Trip and fall cases are interesting because of two competing defenses:
1. That the defect was so small as to be “trivial”; and
2. That the defect was so large as to be “open and obvious.”
In this case, the defendant prevails on the first of the two defenses:
The plaintiff asserts that there was a height differential of 5/8 of an inch between the two surfaces, and contends that this height differential caused the accident.
“[W]hether a dangerous or defective condition exists on the property of another so as to create liability depends on the peculiar facts and circumstances of each case and is generally a question of fact for the jury.” However, a property owner may not be held liable in damages for trivial defects, not constituting a trap or nuisance, over which a pedestrian might merely stumble, stub his or her toes, or trip. In this case, the defendants made a prima facie showing, through the plaintiff’s testimony and the photographs identified by her as accurately depicting the condition of the curb cut at the time of the accident, that the alleged defect did not constitute a trap or nuisance and was merely a trivial defect which was not actionable as a matter of law. The evidence which the plaintiffs submitted in opposition to this showing failed to raise a triable issue of fact.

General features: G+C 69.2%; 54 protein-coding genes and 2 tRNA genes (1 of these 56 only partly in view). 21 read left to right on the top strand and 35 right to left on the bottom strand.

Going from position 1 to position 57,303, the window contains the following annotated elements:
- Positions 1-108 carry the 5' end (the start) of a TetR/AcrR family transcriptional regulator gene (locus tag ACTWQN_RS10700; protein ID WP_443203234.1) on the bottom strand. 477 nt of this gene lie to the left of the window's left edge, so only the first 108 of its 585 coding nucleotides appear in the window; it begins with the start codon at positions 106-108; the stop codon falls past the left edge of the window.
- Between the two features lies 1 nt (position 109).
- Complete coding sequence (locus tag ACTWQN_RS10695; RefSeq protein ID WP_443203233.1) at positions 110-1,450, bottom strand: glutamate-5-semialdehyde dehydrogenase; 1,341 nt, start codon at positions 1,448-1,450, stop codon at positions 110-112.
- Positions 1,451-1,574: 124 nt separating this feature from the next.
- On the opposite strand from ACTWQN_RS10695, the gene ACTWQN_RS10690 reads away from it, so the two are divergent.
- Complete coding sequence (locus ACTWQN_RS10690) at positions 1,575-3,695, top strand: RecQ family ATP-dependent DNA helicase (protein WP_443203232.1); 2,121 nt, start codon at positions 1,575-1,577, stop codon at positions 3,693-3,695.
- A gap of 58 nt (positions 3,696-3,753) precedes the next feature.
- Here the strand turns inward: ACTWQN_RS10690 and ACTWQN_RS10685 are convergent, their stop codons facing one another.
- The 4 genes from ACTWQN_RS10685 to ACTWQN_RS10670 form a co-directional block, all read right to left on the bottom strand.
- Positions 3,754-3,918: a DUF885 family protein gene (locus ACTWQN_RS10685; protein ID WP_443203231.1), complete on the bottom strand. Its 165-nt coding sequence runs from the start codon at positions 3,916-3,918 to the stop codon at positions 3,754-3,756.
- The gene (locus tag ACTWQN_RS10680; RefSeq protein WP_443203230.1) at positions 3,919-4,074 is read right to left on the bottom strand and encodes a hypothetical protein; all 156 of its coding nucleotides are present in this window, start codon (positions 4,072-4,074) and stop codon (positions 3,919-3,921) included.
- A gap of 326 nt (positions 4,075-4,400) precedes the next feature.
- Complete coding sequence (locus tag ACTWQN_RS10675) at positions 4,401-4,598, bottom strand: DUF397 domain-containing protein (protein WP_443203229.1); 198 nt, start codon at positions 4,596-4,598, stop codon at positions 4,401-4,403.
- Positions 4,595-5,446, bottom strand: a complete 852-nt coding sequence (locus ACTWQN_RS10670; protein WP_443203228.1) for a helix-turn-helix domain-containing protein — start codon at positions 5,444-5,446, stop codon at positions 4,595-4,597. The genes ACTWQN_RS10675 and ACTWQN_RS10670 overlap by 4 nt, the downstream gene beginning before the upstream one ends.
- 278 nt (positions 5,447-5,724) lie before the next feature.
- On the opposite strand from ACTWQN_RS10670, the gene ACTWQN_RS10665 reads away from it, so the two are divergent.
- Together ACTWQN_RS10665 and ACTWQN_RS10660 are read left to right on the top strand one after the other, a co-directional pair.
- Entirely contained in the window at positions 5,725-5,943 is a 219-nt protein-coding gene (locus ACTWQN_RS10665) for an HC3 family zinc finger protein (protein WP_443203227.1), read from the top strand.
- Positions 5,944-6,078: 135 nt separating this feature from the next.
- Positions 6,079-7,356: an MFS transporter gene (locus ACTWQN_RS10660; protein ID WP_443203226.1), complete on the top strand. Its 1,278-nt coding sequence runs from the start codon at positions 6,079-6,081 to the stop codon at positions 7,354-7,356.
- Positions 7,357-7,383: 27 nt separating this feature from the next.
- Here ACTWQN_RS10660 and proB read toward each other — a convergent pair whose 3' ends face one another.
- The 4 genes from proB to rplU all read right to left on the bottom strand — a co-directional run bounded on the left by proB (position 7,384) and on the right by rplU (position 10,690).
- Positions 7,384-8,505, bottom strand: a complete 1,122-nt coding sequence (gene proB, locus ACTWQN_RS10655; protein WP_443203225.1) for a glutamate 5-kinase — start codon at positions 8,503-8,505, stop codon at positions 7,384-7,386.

If a defendant does not prevail on one, a claimant should expect the defendant will then pursue the other.
The case is: Joseph v Villages at Huntington Home Owners Assn., Inc.